i386_get_ioperm, i386_set_ioperm - manage i386 per-process
i386_get_ioperm() copies the current I/O permission bitmap
into the memory
referenced by iomap.
i386_set_ioperm() sets the I/O permission bitmap from the
data pointed to
by iomap. This call is restricted to the superuser.
The permission bitmap contains 1024 bits in 32 longwords.
If bit n is
clear in the bitmap, then access is granted to I/O port n.
If bit n is
set in the bitmap, then an attempt to access I/O port n results in delivery
of a SIGBUS signal unless the process's I/O permission
grant I/O access.
Note: Code using the i386_get_ioperm() and i386_set_ioperm()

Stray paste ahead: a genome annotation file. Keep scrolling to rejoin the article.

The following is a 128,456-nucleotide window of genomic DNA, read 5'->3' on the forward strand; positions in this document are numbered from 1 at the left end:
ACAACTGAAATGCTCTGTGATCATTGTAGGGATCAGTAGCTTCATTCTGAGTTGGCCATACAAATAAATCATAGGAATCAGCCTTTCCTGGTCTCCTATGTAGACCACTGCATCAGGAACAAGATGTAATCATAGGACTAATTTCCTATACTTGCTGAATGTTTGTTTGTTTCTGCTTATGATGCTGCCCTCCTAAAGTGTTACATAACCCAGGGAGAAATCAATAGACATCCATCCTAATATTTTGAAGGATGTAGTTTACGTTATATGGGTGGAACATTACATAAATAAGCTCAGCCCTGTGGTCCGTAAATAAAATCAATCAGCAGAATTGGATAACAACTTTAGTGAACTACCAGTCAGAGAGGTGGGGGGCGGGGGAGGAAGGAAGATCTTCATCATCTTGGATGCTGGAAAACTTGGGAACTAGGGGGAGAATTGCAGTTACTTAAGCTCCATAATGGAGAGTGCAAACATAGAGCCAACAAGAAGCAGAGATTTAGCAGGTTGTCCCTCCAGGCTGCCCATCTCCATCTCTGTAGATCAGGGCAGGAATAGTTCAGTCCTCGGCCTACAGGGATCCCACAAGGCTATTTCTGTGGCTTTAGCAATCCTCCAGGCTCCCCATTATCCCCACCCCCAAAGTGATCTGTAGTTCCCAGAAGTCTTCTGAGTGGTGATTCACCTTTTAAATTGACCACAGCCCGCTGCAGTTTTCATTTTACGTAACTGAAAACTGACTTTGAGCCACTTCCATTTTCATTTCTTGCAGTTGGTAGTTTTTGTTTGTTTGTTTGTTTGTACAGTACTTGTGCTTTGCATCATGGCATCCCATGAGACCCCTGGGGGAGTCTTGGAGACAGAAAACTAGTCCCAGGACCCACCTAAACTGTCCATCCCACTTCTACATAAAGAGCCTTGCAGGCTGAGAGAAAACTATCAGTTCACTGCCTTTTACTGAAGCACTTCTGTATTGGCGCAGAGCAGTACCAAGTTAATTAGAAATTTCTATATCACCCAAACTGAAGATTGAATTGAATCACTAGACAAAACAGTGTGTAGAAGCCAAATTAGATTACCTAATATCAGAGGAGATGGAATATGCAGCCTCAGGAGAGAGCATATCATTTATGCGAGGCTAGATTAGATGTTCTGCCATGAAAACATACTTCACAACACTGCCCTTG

must be compiled using -li386.
Upon successful completion, i386_get_ioperm() and
0. Otherwise, a value of -1 is returned and the global
errno is set to indicate the error.
i386_get_ioperm() and i386_set_ioperm() will fail if:
[EFAULT] iomap points outside the process's allocated address space.
[EPERM] The caller was not the superuser.
Intel, i386 Microprocessor Programmer's Reference Manual.
You can really hose your machine if you enable user-level
I/O and write
to hardware ports without care.
The bitmap should really cover 65536 bits, but that's just
too big for
allocation in a kernel structure. If you need access to
1024, use i386_iopl(2).
OpenBSD 3.6 October 14, 1995
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